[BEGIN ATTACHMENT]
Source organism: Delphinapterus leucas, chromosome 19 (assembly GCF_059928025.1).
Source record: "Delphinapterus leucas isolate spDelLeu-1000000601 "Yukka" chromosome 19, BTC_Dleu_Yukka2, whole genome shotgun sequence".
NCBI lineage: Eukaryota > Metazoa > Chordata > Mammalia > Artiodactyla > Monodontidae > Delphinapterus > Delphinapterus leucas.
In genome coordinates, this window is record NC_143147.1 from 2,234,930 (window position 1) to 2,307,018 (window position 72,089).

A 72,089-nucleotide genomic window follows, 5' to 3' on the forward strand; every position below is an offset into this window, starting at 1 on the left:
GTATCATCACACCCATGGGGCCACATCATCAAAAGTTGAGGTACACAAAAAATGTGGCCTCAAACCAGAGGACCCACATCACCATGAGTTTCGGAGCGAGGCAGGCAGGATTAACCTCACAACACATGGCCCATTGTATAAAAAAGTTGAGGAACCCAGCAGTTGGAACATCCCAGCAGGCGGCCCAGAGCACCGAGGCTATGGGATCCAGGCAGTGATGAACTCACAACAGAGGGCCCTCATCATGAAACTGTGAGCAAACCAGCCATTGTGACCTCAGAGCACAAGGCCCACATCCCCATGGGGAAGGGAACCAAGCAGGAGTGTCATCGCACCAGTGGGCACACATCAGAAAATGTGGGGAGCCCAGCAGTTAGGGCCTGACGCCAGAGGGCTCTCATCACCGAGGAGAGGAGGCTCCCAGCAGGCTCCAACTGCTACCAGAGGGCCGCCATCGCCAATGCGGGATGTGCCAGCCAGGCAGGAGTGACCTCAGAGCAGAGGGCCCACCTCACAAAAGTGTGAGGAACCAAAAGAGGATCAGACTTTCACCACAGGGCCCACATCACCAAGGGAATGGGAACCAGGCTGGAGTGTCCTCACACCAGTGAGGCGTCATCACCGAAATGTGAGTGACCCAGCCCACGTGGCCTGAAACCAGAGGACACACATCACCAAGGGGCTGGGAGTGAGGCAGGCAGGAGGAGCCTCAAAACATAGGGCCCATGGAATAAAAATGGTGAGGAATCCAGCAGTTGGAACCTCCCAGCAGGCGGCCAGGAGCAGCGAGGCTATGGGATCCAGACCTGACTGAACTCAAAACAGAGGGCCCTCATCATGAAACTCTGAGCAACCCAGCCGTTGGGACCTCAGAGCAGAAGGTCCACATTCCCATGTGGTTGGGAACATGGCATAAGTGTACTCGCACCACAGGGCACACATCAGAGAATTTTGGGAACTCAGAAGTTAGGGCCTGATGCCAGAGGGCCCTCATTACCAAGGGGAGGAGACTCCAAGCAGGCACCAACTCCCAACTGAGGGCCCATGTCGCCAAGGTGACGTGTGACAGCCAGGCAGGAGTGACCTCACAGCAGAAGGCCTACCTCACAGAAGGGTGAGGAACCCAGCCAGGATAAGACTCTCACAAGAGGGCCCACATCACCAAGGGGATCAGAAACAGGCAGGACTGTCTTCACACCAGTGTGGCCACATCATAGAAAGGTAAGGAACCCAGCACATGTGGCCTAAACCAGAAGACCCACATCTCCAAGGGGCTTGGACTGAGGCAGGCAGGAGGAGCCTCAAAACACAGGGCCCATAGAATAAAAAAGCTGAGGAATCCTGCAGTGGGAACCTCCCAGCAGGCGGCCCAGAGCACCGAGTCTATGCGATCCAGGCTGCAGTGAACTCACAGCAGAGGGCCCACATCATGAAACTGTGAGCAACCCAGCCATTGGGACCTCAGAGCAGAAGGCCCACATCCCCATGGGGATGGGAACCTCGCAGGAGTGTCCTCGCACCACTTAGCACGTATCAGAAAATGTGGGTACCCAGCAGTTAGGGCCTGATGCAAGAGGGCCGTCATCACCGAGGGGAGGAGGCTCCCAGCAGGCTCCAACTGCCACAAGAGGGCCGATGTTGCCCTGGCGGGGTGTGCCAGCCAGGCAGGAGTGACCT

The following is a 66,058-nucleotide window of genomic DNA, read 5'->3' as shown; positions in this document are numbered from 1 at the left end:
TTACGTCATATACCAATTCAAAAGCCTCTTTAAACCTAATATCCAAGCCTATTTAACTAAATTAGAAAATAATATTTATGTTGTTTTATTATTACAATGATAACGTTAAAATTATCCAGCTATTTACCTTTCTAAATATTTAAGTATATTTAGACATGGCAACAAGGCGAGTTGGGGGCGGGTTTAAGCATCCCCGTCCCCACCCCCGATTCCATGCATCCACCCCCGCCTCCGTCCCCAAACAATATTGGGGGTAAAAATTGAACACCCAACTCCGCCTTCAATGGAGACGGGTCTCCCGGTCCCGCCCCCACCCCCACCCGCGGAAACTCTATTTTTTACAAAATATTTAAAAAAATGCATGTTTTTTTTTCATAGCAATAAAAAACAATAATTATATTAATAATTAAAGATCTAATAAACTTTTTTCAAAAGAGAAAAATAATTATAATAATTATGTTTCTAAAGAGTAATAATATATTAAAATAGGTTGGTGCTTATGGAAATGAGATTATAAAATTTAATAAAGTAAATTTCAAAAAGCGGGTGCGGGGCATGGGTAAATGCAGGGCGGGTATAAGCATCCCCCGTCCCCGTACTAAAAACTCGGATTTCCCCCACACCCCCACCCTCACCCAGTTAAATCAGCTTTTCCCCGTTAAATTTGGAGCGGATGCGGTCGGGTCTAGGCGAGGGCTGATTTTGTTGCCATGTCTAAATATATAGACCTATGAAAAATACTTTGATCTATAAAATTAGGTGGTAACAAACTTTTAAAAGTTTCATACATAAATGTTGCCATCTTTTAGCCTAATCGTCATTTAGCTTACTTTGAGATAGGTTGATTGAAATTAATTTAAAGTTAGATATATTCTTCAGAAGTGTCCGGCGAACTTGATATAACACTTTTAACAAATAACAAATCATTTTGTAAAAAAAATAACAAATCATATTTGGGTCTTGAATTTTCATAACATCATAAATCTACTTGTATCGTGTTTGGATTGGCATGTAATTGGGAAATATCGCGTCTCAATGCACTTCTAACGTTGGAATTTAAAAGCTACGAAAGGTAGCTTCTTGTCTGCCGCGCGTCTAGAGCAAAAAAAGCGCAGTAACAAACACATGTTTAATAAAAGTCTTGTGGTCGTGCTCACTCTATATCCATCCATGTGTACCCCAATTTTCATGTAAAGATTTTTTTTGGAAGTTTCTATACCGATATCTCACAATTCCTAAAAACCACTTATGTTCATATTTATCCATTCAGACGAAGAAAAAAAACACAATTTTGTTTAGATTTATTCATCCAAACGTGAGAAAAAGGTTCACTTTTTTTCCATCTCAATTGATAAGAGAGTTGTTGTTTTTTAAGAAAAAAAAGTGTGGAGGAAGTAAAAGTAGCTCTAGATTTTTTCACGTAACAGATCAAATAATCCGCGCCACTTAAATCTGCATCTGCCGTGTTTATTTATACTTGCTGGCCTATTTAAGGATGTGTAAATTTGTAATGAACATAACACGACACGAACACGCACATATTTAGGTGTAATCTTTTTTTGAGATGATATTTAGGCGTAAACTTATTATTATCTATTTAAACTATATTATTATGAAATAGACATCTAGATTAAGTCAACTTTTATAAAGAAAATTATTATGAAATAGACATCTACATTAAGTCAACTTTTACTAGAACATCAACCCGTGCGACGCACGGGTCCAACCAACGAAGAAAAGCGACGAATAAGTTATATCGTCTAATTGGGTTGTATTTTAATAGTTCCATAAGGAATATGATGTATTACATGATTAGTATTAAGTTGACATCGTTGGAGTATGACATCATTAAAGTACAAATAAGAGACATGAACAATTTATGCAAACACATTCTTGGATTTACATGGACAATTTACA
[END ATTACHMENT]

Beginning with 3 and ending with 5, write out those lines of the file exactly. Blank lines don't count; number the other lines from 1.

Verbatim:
NCBI lineage: Eukaryota > Metazoa > Chordata > Mammalia > Artiodactyla > Monodontidae > Delphinapterus > Delphinapterus leucas.
In genome coordinates, this window is record NC_143147.1 from 2,234,930 (window position 1) to 2,307,018 (window position 72,089).

A 72,089-nucleotide genomic window follows, 5' to 3' on the forward strand; every position below is an offset into this window, starting at 1 on the left: